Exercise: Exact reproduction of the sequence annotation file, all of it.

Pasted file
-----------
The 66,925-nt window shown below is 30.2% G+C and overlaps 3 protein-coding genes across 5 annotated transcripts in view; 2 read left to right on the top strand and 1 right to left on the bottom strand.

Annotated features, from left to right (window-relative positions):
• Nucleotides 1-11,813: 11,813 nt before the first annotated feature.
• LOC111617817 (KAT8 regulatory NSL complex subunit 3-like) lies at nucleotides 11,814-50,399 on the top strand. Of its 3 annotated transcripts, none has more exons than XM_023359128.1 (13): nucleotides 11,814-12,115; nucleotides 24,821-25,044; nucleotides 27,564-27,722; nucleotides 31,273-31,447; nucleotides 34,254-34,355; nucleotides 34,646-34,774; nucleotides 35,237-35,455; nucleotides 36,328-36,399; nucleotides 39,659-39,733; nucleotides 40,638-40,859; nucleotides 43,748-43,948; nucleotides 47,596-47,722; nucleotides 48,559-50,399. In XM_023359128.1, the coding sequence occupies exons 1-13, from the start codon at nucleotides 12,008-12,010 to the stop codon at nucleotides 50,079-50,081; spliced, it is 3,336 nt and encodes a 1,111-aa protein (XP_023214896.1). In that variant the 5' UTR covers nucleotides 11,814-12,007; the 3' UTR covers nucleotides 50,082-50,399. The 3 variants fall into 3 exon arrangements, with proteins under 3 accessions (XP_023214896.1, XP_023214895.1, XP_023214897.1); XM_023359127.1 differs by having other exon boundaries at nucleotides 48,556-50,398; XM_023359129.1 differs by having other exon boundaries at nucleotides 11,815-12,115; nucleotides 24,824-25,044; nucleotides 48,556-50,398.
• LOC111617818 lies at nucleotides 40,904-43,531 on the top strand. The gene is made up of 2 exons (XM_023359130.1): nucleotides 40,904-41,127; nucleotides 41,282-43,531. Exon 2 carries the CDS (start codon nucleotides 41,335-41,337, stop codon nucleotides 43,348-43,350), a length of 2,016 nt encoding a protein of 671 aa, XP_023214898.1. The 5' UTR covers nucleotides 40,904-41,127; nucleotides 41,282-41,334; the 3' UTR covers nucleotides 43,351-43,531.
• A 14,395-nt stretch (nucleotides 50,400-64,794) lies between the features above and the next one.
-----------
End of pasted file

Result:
The 66,925-nt window shown below is 30.2% G+C and overlaps 3 protein-coding genes across 5 annotated transcripts in view; 2 read left to right on the top strand and 1 right to left on the bottom strand.

Annotated features, from left to right (window-relative positions):
• Nucleotides 1-11,813: 11,813 nt before the first annotated feature.
• LOC111617817 (KAT8 regulatory NSL complex subunit 3-like) lies at nucleotides 11,814-50,399 on the top strand. Of its 3 annotated transcripts, none has more exons than XM_023359128.1 (13): nucleotides 11,814-12,115; nucleotides 24,821-25,044; nucleotides 27,564-27,722; nucleotides 31,273-31,447; nucleotides 34,254-34,355; nucleotides 34,646-34,774; nucleotides 35,237-35,455; nucleotides 36,328-36,399; nucleotides 39,659-39,733; nucleotides 40,638-40,859; nucleotides 43,748-43,948; nucleotides 47,596-47,722; nucleotides 48,559-50,399. In XM_023359128.1, the coding sequence occupies exons 1-13, from the start codon at nucleotides 12,008-12,010 to the stop codon at nucleotides 50,079-50,081; spliced, it is 3,336 nt and encodes a 1,111-aa protein (XP_023214896.1). In that variant the 5' UTR covers nucleotides 11,814-12,007; the 3' UTR covers nucleotides 50,082-50,399. The 3 variants fall into 3 exon arrangements, with proteins under 3 accessions (XP_023214896.1, XP_023214895.1, XP_023214897.1); XM_023359127.1 differs by having other exon boundaries at nucleotides 48,556-50,398; XM_023359129.1 differs by having other exon boundaries at nucleotides 11,815-12,115; nucleotides 24,824-25,044; nucleotides 48,556-50,398.
• LOC111617818 lies at nucleotides 40,904-43,531 on the top strand. The gene is made up of 2 exons (XM_023359130.1): nucleotides 40,904-41,127; nucleotides 41,282-43,531. Exon 2 carries the CDS (start codon nucleotides 41,335-41,337, stop codon nucleotides 43,348-43,350), a length of 2,016 nt encoding a protein of 671 aa, XP_023214898.1. The 5' UTR covers nucleotides 40,904-41,127; nucleotides 41,282-41,334; the 3' UTR covers nucleotides 43,351-43,531.
• A 14,395-nt stretch (nucleotides 50,400-64,794) lies between the features above and the next one.